Casting aside the restraints of conscience only results in a furious and short-lived attempt to prove that stable relationships and human happiness are not dependent upon guarding the inner peace a good conscience brings. The harm that comes from this can not be ignored for long, for a good conscience is the only way the deepest and innermost needs of human beings can be satisfied. Carefully screening out the problem people with trial living periods and written applications does not remove the causes of the strife and inner lack of worth experienced equally by those who live in community and those not allowed in. Step by step such a community becomes more regimented and rigid, ending up a long way from the vision of human freedom with which it began.
Neither way, nor any happy medium between, deals with the greatest problem to community: self. All these things — selfishness, self-centeredness, selfish ambition — cause a man to act out of coordination with His Creator. Even when we recognize the destructive force of self at work in us and see our need to change, there is still no way we can effect this change ourselves. Only our Creator can do this. First we have to be restored to a relationship with Him and then He can restore us.
There was a work that had to be done for us, by One greater and better than ourselves. Yahshua the Messiah was the only One who could do it. In Him was found the fulfillment of the sacrificial system the God of Israel gave His people so long ago. His death and resurrection on behalf of all mankind is still the foundation of the restoration of man. His voluntary sacrifice is the means of reconciliation between man and his Creator. It is the basis for us to receive the Spirit of our Maker, in order that His Spirit could begin a work in us, reshaping and recreating us and transforming us from living for ourselves into people who would lay down their lives for each other. This creative process can only take place in the community where the divine Spirit is active, brooding over His new creation, as He did over the first. This is the only way to get beyond the impassable barrier of selfishness, the only way.
Nor is it merely living in community that changes a person. Living in community might serve to show a person their true selfish condition. What actually changes a person is to meet the many demands of communal living by relying upon the divine Spirit within them, the Spirit that is recreating them from the inside out. So community trains a person, and community is also the result of such training. If the divine Spirit is not active, then the selfishness that will be active will either cause the community to fall apart, or deal with the demands of community living in an unnatural, forced way. In the later case, the patient may be kept alive, but it is only by artificial means, and no healing is taking place.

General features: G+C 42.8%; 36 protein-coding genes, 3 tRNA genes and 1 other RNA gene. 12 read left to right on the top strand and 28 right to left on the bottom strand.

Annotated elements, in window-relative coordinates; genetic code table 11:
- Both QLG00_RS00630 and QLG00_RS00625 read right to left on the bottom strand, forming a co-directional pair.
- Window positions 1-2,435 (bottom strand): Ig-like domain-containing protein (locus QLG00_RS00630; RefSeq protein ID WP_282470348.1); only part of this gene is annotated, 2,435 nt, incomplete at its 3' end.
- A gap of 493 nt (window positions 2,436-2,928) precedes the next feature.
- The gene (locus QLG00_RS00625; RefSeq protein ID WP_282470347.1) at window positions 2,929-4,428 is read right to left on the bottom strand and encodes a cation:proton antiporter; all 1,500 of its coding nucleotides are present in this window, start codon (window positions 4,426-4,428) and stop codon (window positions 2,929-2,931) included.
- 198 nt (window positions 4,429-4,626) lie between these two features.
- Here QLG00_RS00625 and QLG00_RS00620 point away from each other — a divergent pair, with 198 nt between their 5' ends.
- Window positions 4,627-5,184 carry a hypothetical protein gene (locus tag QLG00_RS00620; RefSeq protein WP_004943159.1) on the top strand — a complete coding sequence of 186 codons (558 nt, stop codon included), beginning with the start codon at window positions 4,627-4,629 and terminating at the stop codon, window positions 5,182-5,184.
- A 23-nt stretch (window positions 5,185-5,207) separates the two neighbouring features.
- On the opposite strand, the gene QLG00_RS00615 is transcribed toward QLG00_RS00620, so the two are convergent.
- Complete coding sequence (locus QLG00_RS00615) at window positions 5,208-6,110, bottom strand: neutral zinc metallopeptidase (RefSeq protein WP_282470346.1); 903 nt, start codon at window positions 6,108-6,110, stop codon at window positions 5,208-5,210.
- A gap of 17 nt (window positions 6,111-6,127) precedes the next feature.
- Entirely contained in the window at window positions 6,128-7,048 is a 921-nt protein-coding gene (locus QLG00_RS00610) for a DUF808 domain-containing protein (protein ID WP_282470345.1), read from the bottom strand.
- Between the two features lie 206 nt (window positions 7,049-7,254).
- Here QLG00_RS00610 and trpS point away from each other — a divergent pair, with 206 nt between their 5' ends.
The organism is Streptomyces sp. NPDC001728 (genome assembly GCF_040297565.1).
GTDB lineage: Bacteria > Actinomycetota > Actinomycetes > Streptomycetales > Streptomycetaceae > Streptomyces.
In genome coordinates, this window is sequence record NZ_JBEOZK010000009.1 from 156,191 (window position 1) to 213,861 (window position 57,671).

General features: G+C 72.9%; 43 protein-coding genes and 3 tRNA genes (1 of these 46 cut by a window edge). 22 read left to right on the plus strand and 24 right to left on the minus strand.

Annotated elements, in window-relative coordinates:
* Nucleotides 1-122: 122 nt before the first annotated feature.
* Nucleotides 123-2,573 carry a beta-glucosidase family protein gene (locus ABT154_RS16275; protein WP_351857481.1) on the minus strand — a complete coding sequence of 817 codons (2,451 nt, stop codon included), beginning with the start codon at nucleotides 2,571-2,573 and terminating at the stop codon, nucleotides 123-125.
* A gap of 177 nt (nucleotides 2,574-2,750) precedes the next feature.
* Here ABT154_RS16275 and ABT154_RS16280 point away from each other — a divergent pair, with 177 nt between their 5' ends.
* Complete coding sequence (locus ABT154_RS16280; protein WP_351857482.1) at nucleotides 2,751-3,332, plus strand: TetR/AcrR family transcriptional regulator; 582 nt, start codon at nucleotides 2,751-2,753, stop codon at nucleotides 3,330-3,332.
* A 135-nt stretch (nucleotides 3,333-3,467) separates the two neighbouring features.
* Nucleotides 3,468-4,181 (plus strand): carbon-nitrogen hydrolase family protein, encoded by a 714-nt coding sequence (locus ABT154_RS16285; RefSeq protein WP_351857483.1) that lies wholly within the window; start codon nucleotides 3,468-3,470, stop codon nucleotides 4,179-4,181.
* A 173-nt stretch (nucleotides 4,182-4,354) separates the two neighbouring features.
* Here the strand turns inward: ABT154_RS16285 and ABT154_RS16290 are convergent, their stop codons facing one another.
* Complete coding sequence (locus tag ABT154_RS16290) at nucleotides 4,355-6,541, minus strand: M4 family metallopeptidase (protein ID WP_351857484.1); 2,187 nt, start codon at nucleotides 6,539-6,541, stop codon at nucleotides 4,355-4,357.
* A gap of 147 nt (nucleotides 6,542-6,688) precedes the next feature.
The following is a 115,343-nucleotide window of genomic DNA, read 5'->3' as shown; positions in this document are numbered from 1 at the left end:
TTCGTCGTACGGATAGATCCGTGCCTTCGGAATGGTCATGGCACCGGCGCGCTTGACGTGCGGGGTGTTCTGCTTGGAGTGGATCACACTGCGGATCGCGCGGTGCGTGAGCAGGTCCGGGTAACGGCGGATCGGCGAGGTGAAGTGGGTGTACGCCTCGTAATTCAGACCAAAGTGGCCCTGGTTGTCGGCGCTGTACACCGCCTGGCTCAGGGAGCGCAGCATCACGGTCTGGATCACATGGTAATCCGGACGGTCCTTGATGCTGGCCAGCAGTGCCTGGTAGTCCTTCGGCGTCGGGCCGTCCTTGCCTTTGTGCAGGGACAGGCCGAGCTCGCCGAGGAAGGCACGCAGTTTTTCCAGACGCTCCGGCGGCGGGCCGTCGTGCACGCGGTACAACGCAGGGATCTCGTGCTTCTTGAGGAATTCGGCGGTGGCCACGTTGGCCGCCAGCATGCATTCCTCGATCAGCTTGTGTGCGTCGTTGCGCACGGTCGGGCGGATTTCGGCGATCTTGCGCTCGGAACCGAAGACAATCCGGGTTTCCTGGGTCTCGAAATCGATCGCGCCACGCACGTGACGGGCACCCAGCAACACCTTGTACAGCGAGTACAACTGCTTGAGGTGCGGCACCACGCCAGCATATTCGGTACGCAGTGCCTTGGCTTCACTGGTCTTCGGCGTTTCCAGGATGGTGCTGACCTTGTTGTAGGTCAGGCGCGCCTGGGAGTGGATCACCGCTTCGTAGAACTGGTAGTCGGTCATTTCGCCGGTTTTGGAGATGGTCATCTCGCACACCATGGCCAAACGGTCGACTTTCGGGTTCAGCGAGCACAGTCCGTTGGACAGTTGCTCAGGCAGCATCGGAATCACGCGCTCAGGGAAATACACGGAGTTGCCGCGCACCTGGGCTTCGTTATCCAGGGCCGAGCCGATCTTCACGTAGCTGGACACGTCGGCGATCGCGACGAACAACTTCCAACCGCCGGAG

Love, which is laying down your life for your friends, is the visible fruit of the work of the divine Spirit. The many circumstances in community require that this kind of love would be worked into every part of a person's being in a practical way. It must saturate each one completely so that a restoration of the entire person would take place.
This kind of love, this self-sacrificing love, is of divine origin. It is the only means to make community happen. This kind of love is the only power to solve the many conflict situations between human beings and to break down any wall of separation. It is the only way to succeed and survive. Any other attempt to build community is bound to fall, no matter how hard we try to keep it up, because its most important ingredient is missing — relationships based on love. These relationships ultimately make a way through the wall of selfish human nature, a way for others to follow in. This is God's intention in forming His communities.